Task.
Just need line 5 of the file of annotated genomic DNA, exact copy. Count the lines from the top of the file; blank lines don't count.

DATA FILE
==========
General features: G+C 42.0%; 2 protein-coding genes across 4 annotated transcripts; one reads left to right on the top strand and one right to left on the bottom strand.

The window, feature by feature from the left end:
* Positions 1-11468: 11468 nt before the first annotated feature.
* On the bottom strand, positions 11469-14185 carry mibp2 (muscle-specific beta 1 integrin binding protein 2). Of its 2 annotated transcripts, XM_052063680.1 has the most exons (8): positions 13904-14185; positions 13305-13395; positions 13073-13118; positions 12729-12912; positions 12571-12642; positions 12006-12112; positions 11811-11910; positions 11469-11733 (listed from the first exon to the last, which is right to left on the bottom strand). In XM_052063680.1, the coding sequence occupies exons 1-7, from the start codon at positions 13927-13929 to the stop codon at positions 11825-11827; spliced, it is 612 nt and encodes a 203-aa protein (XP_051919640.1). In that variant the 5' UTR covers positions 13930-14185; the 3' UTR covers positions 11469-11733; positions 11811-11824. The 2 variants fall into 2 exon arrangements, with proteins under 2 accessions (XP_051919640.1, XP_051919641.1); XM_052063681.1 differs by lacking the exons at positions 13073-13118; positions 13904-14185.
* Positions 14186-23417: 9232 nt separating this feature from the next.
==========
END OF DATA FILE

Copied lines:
* Positions 14186-23417: 9232 nt separating this feature from the next.